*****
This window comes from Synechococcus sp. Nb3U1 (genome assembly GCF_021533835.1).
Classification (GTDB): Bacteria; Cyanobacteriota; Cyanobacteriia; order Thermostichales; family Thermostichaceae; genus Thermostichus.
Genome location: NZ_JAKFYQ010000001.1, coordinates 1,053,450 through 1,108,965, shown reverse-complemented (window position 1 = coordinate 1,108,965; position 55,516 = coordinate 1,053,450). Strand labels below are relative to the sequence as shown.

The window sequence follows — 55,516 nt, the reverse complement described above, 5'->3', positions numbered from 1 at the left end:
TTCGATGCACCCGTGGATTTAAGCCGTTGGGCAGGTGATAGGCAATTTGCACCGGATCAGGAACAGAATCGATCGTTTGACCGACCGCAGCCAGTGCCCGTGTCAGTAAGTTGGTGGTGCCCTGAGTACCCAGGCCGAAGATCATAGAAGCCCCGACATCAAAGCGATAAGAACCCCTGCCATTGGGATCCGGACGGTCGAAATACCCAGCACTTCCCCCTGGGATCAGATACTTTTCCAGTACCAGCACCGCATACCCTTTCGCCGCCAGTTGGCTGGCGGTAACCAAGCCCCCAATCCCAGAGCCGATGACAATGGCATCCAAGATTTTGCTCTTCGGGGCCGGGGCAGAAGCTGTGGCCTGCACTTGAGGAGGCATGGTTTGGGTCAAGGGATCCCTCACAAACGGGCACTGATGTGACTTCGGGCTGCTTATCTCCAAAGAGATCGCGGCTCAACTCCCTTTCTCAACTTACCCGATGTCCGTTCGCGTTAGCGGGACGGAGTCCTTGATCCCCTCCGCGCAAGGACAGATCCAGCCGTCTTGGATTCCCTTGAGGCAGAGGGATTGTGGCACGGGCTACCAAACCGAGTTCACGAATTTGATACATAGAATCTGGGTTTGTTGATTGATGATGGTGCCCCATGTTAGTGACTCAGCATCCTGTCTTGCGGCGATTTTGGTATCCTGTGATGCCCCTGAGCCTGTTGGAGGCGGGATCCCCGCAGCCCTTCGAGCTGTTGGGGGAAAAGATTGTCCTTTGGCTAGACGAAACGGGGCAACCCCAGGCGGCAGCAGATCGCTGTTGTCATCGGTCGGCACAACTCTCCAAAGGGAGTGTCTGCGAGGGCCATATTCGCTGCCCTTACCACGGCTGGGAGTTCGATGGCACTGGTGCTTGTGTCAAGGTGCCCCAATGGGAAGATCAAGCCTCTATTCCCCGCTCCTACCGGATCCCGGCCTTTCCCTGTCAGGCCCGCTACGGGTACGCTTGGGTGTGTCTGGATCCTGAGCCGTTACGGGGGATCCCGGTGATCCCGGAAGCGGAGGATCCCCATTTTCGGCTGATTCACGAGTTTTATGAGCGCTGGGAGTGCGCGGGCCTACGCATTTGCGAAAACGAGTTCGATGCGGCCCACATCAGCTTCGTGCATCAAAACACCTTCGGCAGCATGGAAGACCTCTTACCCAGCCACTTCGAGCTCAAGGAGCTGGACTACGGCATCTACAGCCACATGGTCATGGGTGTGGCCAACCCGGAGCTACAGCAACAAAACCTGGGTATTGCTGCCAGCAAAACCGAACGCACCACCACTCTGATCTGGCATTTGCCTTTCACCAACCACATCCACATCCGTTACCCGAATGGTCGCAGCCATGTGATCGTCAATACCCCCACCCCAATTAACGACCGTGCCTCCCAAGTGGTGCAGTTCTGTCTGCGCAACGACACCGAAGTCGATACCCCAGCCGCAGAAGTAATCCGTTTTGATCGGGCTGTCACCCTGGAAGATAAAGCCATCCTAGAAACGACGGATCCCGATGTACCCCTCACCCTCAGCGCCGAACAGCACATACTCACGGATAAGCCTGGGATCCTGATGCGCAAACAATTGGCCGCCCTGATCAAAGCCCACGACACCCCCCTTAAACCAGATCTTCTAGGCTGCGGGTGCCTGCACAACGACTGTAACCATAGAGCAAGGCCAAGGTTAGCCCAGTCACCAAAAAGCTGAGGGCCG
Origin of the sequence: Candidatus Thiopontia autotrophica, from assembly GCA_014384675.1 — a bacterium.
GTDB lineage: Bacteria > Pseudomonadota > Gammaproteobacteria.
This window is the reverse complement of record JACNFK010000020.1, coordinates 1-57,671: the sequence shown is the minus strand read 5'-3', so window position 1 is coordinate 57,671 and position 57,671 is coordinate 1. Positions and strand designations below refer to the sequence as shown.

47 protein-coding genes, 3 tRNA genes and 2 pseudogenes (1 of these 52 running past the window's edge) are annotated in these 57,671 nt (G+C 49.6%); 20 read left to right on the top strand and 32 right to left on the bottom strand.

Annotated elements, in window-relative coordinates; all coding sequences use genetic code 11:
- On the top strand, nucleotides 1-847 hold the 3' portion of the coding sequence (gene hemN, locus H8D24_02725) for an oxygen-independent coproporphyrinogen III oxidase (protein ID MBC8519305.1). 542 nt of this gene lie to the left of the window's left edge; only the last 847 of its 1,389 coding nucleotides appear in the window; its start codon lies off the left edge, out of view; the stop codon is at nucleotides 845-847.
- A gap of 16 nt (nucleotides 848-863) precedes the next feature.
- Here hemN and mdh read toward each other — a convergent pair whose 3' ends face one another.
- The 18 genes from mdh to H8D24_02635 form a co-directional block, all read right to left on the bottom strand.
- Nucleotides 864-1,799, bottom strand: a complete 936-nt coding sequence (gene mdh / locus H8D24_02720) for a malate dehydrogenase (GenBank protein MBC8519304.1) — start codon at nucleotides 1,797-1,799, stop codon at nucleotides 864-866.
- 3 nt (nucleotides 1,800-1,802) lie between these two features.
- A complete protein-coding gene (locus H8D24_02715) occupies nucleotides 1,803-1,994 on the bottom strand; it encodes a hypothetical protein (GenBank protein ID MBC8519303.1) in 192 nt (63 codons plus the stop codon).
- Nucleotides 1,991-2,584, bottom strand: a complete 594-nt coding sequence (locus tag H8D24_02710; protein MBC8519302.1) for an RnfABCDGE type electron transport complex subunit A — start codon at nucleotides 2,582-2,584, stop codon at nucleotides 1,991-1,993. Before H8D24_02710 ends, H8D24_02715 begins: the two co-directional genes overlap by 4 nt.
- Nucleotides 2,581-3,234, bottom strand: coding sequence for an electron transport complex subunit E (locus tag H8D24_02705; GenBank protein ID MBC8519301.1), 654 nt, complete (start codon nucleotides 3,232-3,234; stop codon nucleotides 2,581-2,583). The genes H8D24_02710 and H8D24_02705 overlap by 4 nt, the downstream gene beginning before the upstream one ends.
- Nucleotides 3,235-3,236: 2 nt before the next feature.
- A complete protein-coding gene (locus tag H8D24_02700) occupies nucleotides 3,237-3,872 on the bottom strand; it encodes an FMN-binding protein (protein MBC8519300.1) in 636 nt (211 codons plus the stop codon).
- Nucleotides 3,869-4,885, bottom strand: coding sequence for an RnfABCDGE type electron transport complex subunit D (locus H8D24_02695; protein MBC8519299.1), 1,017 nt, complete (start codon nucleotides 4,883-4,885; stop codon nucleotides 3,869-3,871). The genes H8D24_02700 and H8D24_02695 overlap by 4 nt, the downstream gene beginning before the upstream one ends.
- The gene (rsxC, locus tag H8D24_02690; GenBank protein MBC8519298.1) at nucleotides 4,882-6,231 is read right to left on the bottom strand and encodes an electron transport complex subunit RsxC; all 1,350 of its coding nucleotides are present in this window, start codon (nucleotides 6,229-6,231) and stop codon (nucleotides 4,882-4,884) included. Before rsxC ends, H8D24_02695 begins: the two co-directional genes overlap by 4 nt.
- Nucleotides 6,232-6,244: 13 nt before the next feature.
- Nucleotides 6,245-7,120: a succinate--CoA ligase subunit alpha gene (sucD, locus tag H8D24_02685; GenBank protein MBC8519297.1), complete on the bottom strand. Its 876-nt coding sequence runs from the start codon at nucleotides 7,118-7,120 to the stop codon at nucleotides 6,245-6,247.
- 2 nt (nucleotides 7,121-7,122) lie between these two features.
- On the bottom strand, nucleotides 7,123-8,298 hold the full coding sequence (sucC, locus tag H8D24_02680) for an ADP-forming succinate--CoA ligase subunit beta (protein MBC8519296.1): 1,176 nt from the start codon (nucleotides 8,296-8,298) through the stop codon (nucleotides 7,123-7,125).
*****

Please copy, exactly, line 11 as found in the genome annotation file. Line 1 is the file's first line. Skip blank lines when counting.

- On the top strand, nucleotides 1-847 hold the 3' portion of the coding sequence (gene hemN, locus H8D24_02725) for an oxygen-independent coproporphyrinogen III oxidase (protein ID MBC8519305.1). 542 nt of this gene lie to the left of the window's left edge; only the last 847 of its 1,389 coding nucleotides appear in the window; its start codon lies off the left edge, out of view; the stop codon is at nucleotides 845-847.